The also built towns that were needed to service the railroad itself, with dining halls for passengers, construction crews, repair shops and housing for train crews. The towns attracted cattle drives and cowboys. In the s and s Civil War veterans and immigrants from Europe came by the thousands to take up land in Nebraska, with the result that despite severe droughts, grasshopper plagues, economic distress, and other harsh conditions the frontier line of settlement pushed steadily westward.
Most of the great cattle ranches that had grown up near the ends of the trails from Texas gave way to farms, although the Sand Hills remained essentially a ranching country. The Union Pacific UP land grant gave it ownership of 12, acres per mile of finished track. The federal government kept every other section of land, so it also had 12, acres to sell or give away to homesteaders. The UP's goal was not to make a profit, but rather to build up a permanent clientele of farmers and townspeople who would form a solid basis for routine sales and purchases. The UP, like other major lines, opened sales offices in the East and in Europe, advertise heavily,  and offered attractive package rates for farmer to sell out and moved his entire family, and his tools, to the new destination.
In the UP sold rich Nebraska farmland at five dollars an acre, with one fourth down and the remainder in three annual installments. It gave a 10 percent discount for cash. Sales were improved by offering large blocks to ethnic colonies of European immigrants. Germans and Scandinavians, for example, could sell out their small farm back home and buy much larger farms for the same money.
European ethnics comprised half of the population of Nebraska in the late 19th century. A typical development program was that undertaken by the Burlington and Missouri River Railroad to promote settlement in southeastern Nebraska during — The company participated enthusiastically in the boosterism campaigns that drew optimistic settlers to the state. The railroad offered farmers the opportunity to purchase land grant parcels on easy credit terms. Soil quality, topography, and distance from the railroad line generally determined railroad land prices. Immigrants and native-born migrants sometimes clustered in ethnic-based communities, but mostly the settlement of railroad land was by diverse mixtures of migrants.
By deliberate campaigns, land sales, and a vast transportation network, the railroads facilitated and accelerated the peopling and development of the Great Plains, with railroads and water key to the potential for success in the Plains environment. Populism was a farmers' movement of the early s that emerged in a period of simultaneous crises in agriculture and politics. Farmers who attempted to raise corn and hogs in the dry regions of Nebraska faced economic disaster when drought unexpectedly occurred.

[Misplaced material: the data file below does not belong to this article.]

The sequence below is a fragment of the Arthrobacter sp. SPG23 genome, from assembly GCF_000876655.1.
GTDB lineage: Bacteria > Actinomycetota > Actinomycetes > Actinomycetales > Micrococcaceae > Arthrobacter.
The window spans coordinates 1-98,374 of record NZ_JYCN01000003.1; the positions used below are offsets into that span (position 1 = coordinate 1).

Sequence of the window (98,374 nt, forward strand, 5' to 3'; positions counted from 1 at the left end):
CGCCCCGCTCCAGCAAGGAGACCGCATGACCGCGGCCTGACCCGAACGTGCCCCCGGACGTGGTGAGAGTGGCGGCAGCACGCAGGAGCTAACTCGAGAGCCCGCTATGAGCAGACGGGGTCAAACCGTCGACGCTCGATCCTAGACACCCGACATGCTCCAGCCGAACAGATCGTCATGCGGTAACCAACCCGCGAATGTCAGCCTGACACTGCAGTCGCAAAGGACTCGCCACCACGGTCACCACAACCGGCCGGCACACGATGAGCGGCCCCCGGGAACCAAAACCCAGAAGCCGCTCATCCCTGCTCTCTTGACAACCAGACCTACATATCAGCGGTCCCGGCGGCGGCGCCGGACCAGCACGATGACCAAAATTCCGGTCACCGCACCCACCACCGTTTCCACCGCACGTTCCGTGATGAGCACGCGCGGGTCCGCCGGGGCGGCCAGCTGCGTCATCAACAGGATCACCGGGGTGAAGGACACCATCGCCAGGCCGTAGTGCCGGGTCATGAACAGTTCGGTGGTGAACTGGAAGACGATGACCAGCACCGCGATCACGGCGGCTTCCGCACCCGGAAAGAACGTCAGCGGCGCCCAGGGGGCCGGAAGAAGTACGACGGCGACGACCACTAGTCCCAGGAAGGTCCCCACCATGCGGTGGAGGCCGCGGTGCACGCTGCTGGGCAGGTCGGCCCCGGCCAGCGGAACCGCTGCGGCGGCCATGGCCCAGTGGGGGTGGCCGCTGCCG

When they sought relief through political means, they found the Republican Party complacent, resting on its past achievement of prosperity. The Democratic Party, meanwhile, was preoccupied with the prohibition issue. The farmers turn to radical politicians leading the Populist party , but it became so enmeshed in vehement battles that it accomplished little for the farmers.
In Populism faded and the Republicans regained power in the state. In they enacted a number of progressive reform measures , including a direct primary law and a child labor act, in what was one of the most significant legislative sessions in Nebraska's history. Prohibition was of central importance in progressive politics before World War I.
Many British-stock and Scandinavian Protestants advocated prohibition as a solution to social problems, while Catholics and German Lutherans attacked prohibition as a menace to their social customs and personal liberty. Prohibitionists supported direct democracy to enable voters to bypass the state legislature in lawmaking.
The Republican Party championed the interests of the prohibitionists, while the Democratic Party represented ethnic group interests. After the issue shifted to the Germans' opposition to Woodrow Wilson's foreign policy. Then both Republicans and Democrats joined in reducing direct democracy in order to reduce German influence in state politics. The political leader of the state's progressive movement was George W. Norris — He served five terms in the U. House of Representatives as a Republican from until and five terms in the U. Senate from until , four terms as a Republican and the final term as an independent.
Norris was defeated for reelection in Since the average size of farms has steadily increased, whereas number of farms rapidly increased until about , remained stable until about , then rapidly decreased, as farmers buyout their neighbors and consolidate the holdings. Total area of cropland in Nebraska increased until the s, but then showed long-term stability with large short-term fluctuations. Crop diversity was highest during —, then slowly decreased; corn was always a dominant crop, but sorghum and oats were increasingly replaced by soybeans after the s.